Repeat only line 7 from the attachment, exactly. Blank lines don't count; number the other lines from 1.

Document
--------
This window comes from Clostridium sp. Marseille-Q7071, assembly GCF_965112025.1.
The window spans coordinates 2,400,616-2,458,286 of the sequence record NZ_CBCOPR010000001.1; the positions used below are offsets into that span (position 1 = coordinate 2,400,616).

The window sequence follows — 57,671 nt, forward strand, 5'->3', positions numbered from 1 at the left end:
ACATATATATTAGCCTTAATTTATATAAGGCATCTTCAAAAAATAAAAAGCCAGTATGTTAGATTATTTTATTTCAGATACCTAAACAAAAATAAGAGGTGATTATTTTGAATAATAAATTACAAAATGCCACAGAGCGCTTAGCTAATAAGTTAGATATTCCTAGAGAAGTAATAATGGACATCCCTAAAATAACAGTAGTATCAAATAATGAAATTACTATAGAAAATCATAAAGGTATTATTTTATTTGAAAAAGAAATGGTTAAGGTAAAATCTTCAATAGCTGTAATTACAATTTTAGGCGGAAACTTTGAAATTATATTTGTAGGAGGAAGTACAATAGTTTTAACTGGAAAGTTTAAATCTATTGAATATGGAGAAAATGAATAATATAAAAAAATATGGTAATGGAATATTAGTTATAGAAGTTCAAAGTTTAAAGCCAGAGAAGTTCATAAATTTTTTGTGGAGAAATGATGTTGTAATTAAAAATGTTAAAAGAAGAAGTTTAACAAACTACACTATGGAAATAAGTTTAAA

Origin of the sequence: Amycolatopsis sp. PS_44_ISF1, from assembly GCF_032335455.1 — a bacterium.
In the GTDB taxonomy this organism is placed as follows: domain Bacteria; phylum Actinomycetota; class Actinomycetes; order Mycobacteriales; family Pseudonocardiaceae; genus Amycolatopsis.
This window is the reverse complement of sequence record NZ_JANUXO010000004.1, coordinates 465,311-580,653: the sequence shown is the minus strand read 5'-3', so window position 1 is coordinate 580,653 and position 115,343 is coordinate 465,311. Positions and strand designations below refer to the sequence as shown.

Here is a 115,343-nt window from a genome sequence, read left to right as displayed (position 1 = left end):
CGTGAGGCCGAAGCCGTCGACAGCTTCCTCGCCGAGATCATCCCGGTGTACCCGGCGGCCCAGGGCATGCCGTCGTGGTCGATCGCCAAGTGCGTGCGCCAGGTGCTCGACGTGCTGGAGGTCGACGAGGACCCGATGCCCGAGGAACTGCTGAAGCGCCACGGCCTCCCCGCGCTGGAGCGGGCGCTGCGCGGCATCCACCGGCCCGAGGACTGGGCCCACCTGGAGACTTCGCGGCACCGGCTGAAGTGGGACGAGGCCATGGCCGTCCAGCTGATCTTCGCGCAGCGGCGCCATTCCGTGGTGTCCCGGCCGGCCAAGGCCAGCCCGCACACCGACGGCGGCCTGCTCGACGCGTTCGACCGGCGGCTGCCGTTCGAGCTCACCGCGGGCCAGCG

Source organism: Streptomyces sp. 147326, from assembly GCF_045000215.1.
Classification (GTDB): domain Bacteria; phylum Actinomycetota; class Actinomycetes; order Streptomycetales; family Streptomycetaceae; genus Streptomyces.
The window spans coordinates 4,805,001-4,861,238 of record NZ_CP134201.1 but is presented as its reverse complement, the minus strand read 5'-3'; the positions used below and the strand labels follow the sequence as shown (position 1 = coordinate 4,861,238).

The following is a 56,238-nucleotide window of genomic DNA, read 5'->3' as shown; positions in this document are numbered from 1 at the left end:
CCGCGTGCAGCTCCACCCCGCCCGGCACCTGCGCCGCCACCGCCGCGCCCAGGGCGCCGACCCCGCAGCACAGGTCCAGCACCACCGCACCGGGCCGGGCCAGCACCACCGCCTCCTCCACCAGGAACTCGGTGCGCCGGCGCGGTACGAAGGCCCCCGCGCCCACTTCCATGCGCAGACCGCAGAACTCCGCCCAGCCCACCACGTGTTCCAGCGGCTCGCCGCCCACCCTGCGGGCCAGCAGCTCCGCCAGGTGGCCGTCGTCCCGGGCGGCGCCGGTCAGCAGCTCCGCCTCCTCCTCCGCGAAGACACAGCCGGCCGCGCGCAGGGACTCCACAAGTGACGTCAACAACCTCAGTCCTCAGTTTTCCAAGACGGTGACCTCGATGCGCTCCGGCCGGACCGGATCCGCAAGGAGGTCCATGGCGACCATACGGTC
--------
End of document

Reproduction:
This window is the reverse complement of sequence record NZ_JANUXO010000004.1, coordinates 465,311-580,653: the sequence shown is the minus strand read 5'-3', so window position 1 is coordinate 580,653 and position 115,343 is coordinate 465,311. Positions and strand designations below refer to the sequence as shown.